I've looked at other answers but can't find an answer for this.

I have a file system which uses ACLs. I want to test what the resulting set of permissions (both traditional and ACLs) will be for a given user (or group, I guess) if they try to access a file nested within the file tree.

(Note - I'm not asking "can they access it" or "can they change it". I'm looking for output which tells me the complete human readable set of effective rights that that user would have, which could vary from none at all, to some rights but not others, to full rights.)

man getfacl doesn't say how to do this, but it's so basic I must be missing something.

  • getfacl takes into account the standard unix permissions (indeed setfacl will update them as necessary). But it's not the whole story, because the permissions on the directory path may impact things. If you want to know if a given user can access a file then a setuid program that sets uid to the user you want to test and then calls access(2) may be the way to go. – Stephen Harris Feb 18 '18 at 0:45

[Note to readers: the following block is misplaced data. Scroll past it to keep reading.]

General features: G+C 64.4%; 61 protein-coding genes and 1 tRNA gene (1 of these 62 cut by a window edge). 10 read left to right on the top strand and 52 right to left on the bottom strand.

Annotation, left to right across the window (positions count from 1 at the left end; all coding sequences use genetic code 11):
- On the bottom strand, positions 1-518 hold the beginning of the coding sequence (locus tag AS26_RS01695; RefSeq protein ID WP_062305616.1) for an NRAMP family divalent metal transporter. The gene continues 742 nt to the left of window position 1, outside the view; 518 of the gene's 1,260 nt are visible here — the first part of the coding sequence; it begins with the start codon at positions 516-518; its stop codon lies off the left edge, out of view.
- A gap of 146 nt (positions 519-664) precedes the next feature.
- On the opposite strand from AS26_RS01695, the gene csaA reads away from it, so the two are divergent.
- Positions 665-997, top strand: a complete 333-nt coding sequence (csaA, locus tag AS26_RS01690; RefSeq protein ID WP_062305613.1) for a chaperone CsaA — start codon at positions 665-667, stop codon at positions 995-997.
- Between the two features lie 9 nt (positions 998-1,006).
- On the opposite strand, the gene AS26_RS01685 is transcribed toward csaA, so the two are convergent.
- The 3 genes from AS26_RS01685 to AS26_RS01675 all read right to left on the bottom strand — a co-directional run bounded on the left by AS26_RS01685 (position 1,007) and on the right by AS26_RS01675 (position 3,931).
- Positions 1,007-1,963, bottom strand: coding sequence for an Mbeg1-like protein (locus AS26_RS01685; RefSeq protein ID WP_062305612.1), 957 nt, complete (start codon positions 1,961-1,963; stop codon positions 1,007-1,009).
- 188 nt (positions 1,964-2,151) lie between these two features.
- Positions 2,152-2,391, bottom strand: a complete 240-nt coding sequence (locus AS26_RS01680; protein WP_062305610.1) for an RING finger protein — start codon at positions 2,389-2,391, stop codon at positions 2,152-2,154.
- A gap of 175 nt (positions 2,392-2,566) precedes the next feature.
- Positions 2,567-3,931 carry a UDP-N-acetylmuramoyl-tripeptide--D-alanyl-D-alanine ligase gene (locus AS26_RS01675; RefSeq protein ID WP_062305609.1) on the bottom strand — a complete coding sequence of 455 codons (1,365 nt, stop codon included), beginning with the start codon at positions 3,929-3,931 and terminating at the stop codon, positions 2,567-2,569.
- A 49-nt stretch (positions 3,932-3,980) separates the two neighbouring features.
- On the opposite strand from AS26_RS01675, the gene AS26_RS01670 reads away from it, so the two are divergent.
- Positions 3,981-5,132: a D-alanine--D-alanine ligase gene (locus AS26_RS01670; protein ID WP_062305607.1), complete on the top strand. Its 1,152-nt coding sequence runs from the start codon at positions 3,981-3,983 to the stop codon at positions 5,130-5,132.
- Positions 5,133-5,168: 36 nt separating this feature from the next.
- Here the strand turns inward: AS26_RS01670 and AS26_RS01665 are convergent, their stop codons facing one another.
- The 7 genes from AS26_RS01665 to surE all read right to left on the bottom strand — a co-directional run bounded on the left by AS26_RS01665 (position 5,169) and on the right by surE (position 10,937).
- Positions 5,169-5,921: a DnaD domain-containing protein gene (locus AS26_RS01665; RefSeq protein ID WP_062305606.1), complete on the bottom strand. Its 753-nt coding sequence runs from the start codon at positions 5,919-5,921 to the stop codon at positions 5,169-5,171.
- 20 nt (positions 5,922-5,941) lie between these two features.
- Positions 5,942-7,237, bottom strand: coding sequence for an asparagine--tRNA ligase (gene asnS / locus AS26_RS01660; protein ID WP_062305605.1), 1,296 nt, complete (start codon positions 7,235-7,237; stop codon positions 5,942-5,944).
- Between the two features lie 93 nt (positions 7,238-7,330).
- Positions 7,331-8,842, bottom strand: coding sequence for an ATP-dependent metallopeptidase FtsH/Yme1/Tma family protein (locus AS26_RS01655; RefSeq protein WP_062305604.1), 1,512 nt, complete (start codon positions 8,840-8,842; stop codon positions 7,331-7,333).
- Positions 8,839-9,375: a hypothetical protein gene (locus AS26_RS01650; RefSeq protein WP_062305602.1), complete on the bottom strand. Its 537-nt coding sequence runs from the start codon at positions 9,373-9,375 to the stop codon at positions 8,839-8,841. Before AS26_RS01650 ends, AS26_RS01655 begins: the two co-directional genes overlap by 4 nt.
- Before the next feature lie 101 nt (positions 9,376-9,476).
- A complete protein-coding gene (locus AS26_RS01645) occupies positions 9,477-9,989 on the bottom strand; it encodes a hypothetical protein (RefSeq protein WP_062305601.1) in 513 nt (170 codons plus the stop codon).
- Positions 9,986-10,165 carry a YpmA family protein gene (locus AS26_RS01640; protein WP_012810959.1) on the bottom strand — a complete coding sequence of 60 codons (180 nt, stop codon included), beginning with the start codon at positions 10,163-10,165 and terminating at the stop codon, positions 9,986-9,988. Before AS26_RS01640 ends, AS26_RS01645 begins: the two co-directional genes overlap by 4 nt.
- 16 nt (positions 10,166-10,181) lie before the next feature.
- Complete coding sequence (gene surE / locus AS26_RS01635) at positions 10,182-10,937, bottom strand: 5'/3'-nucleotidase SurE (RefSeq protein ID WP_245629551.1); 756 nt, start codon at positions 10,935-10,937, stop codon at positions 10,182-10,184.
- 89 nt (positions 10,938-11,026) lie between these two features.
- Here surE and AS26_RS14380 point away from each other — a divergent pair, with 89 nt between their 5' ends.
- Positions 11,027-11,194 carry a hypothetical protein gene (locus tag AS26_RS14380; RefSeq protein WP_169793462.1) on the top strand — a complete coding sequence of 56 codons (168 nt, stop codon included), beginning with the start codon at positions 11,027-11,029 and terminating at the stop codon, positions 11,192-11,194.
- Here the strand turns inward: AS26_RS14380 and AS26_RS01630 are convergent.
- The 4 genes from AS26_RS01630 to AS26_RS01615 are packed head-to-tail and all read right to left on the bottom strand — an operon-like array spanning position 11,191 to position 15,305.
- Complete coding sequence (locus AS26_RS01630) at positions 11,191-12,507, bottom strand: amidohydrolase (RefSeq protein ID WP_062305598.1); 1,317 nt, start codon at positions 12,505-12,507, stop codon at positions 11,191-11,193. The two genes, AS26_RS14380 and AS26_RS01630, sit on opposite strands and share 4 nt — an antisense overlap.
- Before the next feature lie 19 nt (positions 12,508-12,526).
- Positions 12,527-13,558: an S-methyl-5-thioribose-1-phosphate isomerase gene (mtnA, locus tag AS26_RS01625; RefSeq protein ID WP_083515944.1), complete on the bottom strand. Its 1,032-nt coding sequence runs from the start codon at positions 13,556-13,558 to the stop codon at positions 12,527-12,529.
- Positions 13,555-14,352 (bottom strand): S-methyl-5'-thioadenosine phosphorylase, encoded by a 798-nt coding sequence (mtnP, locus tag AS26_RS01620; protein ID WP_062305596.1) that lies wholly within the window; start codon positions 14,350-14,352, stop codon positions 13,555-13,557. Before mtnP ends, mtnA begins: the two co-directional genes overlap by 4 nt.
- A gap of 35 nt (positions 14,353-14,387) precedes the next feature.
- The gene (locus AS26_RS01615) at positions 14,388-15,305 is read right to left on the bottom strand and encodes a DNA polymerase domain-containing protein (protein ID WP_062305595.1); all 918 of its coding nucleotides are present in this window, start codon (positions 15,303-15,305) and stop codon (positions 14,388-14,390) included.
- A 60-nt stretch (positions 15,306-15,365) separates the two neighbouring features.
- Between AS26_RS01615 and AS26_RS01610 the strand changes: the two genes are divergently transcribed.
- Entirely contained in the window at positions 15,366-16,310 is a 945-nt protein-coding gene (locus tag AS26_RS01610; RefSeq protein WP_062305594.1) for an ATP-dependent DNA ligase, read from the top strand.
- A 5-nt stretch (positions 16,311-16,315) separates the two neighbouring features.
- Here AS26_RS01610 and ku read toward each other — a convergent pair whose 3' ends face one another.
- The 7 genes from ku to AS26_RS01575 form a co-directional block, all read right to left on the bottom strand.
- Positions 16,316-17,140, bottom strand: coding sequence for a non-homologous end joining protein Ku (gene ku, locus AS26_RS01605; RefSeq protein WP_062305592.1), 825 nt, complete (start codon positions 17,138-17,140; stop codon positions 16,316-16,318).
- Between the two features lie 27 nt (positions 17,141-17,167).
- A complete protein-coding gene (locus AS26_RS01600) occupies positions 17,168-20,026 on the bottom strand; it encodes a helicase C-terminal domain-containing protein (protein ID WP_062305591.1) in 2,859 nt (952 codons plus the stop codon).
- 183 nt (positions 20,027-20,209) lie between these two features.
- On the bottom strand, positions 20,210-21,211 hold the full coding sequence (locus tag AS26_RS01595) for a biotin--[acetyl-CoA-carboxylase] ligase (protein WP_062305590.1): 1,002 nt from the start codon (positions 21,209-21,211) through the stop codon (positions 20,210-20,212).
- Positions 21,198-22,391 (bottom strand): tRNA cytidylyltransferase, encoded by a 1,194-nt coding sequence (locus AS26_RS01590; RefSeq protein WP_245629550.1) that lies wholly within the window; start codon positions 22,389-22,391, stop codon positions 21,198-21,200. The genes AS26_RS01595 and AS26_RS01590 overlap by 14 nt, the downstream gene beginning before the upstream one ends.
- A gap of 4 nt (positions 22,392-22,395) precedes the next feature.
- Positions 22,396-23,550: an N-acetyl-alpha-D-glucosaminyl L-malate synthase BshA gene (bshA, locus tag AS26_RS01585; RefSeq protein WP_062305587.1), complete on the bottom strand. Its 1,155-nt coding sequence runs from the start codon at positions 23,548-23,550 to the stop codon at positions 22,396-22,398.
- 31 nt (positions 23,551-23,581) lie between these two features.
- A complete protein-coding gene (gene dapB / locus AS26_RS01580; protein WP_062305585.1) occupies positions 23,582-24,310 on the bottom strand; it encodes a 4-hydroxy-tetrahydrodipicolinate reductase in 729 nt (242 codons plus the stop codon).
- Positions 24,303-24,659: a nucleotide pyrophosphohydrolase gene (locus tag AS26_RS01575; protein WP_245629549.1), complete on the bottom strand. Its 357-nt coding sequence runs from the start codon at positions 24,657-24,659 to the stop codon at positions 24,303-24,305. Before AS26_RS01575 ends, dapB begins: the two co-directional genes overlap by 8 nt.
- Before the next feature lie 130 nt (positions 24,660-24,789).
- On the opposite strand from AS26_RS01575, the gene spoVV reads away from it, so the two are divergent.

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    That's exactly what prompted the question. I know that I can setuid to the user and test some flags - and it's inefficient (have to switch user to do it), incomplete (less easy to identify some ACLs if others are DENYed), and even if one can read all relevant ACLs in its dir path (hence is allowed to calculate the user's effective ACLs "the long way around") you might not have the ability to setuid to the user. Final nail in coffin: access doesnt seem to return ACLs anyway. I appreciate the comment but it doesn't seem to get closer to an answer.. – Stilez Feb 18 '18 at 7:24

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